|"Newly Rich" Pen and Marker on Paper, 22" x 30", 2012|
What strikes me the most about Courtney Blazon's artwork is the many layers of meaning that they evoke. Blazon, an artist from Montana, creates beautiful illustrative narratives with a focus on inter-connectivity. Blazon spoke with ArtSeen about her artwork and her artistic processes.
Can you tell us a little about your artwork, artistic background, and artistic processes?
I have drawn as long as I was able to hold a drawing implement. My style has always been very strongly developed with an emphasis on a kind of realism. I attended the School of the Museum of Fine Arts in Boston, and the freedom of SMFA gave me the opportunity to start to explore some of the narrative themes that I still explore a decade later. After SMFA, I attended Parsons School of Design where I studied illustration. My time at Parsons helped me develop a more business minded approach to art; making and selling, and this has helped me make a career of my art.
My artwork is rooted in the natural, the real, and the historical. My drawings are often combinations of elements from many different references mixed together into a cohesive narrative.
I have always been a drawer, not a painter, and have used many different tools: charcoal, pencil, colored pencil, and oil pastel. For the past six years, I have used, almost exclusively, pen and marker. I find it to be very malleable and painterly.
|"The Ethical Culture School of Disappointment Island" Pen and Marker on Paper 36" x 48", 2012|
What inspires you as an artist? Why do you create art?
I don't know what I would do or who I would be without drawing. It is an essential part of my waking and sleeping life. I create art because if I did not, I would probably be a neurotic bundle of nerves. I create it for the joy it gives me. I am grateful that I can create it and have it be my sole source of income.
I find inspiration in almost anything. I am an artist who doesn't wait for the "muse" to strike. Rather, I seek out inspiration in all things. Living in Montana may seem like a cultural black hole but it offers up much inspiration for my drawings in its natural beauty and its proximity to nature's beasts.
What types of themes, ideas, or concepts do you explore within your artwork?
I think that the major theme in all my artwork is what I see as the inter-connectedness of all things. That all stories, real and imagined, are woven from the same fabric and all that fabric needs is some new stitching to make new connections.
I like combinations of history and fables together, of science interwoven with fairytales.
|"Frog Prince, Slime is Your House" Pen and Marker on Paper, 15" x 23", 2012|
Are there any artists that inspire you? If so, who would they be and why?
I love the Pre-Raphaelite painters, like John Everett Millais, and those influenced by the Pre-Raphaelites, like JW Waterhouse. I love the artists of the Golden Age of Illustration (like Edmund Dulac, Virginia Frances Sterrett). I am in awe of Persian miniature paintings and illuminated manuscripts. I loved what John James Audobon did for the art of natural science art.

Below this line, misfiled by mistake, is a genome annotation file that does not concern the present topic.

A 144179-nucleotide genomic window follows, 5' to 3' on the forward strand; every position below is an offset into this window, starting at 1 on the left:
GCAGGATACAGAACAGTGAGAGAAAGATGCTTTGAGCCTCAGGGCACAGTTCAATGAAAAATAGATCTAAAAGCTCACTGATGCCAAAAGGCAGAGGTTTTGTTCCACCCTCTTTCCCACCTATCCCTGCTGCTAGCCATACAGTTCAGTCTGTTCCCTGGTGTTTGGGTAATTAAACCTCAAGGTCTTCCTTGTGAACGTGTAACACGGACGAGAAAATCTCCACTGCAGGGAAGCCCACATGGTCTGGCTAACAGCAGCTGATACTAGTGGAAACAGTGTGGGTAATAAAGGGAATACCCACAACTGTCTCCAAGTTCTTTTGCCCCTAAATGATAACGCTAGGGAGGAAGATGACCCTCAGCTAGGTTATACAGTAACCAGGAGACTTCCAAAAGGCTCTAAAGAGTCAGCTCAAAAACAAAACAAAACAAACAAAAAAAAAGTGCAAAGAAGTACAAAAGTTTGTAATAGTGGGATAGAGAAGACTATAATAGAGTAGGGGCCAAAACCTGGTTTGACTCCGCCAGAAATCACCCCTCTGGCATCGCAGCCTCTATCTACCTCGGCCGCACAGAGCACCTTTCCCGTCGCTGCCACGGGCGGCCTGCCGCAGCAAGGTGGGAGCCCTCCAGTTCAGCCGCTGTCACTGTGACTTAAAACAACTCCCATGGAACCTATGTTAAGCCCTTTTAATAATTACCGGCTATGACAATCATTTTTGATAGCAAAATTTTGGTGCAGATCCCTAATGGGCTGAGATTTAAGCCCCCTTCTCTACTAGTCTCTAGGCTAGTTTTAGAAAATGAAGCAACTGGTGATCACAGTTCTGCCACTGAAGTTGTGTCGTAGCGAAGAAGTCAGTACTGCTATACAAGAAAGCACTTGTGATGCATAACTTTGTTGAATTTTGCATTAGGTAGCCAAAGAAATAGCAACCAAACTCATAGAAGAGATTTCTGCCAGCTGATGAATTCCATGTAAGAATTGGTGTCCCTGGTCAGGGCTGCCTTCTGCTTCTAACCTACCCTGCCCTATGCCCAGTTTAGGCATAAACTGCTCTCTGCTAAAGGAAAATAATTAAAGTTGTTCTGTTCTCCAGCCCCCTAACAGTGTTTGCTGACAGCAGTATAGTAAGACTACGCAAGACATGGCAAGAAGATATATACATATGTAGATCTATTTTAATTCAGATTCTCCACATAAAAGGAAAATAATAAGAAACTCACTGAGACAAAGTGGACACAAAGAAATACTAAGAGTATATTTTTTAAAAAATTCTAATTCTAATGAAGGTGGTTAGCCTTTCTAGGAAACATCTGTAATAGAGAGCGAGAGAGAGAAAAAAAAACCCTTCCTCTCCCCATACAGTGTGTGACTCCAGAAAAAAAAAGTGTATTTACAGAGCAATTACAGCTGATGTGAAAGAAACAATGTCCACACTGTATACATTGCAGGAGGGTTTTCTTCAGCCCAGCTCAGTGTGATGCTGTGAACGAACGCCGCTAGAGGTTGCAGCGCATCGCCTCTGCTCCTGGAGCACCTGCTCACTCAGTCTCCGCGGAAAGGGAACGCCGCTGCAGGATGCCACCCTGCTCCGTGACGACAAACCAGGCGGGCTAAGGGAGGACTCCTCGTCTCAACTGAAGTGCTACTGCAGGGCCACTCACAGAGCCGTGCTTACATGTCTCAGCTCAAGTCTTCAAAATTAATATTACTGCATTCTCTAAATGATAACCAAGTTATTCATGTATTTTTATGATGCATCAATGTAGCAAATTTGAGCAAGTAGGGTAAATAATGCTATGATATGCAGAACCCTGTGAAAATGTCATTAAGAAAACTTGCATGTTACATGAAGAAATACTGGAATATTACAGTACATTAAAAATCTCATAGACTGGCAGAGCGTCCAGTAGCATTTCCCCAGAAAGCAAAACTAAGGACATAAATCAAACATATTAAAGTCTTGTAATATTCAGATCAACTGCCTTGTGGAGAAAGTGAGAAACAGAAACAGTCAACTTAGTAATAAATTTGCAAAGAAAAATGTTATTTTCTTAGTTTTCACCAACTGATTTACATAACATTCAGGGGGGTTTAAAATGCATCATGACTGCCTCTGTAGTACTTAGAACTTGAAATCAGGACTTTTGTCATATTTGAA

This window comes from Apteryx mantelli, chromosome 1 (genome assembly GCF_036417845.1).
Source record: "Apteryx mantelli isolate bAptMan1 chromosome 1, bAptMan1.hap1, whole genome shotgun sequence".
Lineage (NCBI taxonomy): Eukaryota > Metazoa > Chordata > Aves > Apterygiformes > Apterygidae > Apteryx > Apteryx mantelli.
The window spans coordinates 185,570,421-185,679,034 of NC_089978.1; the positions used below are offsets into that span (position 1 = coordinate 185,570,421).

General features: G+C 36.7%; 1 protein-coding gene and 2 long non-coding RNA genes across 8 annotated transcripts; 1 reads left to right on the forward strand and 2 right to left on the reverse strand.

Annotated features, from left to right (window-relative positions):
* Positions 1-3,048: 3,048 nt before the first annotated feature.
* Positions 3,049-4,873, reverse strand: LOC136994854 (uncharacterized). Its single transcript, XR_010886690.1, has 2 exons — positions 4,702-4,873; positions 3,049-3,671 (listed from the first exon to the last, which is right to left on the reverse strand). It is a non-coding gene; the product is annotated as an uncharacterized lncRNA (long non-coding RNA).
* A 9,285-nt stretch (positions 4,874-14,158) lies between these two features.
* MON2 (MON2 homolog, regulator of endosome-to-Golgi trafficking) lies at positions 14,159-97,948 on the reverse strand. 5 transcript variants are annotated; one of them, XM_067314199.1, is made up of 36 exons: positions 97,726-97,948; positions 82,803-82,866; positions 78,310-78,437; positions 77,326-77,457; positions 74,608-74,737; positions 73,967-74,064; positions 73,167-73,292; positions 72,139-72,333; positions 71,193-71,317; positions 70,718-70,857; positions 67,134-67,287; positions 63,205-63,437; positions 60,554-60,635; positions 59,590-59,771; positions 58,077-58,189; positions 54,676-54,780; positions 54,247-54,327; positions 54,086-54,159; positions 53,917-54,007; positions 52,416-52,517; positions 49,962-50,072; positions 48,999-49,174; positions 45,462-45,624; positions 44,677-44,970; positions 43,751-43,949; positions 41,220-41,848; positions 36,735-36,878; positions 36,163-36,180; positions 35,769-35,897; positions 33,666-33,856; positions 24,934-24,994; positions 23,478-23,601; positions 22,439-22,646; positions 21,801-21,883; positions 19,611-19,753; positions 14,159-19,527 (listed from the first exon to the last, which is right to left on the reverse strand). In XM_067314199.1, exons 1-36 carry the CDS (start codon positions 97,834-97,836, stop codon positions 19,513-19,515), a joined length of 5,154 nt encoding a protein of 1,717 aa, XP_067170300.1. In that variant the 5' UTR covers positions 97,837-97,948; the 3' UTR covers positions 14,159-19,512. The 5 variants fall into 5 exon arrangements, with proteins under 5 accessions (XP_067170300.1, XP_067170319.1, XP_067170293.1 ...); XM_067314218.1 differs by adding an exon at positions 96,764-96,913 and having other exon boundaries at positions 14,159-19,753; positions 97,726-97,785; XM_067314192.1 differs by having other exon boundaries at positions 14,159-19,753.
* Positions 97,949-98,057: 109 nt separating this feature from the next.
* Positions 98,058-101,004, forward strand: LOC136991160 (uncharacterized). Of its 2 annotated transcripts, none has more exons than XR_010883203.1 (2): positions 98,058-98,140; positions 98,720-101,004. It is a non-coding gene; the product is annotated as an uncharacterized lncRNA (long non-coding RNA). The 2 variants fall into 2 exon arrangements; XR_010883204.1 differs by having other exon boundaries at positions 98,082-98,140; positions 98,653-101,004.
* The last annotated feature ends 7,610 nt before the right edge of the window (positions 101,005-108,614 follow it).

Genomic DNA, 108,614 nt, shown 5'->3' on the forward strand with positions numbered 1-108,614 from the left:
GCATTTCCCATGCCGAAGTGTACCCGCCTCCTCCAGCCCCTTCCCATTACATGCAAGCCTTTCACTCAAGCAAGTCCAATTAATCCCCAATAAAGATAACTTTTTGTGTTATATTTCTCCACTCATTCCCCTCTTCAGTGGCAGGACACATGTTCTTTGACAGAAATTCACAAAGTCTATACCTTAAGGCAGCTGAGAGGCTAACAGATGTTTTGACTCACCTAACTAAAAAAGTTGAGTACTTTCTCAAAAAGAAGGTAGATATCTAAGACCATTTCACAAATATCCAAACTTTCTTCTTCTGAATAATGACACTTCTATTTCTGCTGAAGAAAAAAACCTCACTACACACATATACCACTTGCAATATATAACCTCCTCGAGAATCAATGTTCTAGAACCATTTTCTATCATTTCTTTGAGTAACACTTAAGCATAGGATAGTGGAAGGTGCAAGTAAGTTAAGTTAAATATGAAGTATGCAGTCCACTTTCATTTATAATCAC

For contemporary artists, I love Walton Ford, Amy Cutler, and Chris Berens. What I feel all these artists have in common is their great sense of narrative and the ability to transport the viewer into another world.
What do you think the role of the artist is?
I think that the role of the artist is to listen to their true voice and to make work from their inner voice, not the outer noise. I understand that outer noise is part of all of our experience but it must be filtered from within, not from the outside. The "eye" inside should be the guiding light for an artist.
|"The Harrowing Story of Child Miners in the Early 1900s" Pen on Paper, 32" x 40", 2012|
What do you want viewers to walk away with when they view your artwork?
I want the viewer to see the complexity of the ideas I am weaving together in my drawings without needing the viewer to understand completely what my true meaning was. I think that if the viewer can feel something, be it positive or negative, then my work has done its job.
And finally, what advice would you give to other artists?
My advice is similar to what I think the role of an artist is. That is, listen to your own voice. Don't make artwork that is reflective of other contemporary artist's visions, but make art that is reflective of your internal vision.
Also, working hard and making your art all the time is the surest way to succeed and to get better at your craft. Carve out a name for yourself by showing up on time, making all your meetings, keeping dedicated hours, and being a professional.
|"L'Enigme des Enfants-Loups" Pen and Marker on Paper, 9.5" x 9.5", 2012|
For more information about Blazon and her artwork, you can visit her website and Facebook page for more details.
All images provided by Courtney Blazon.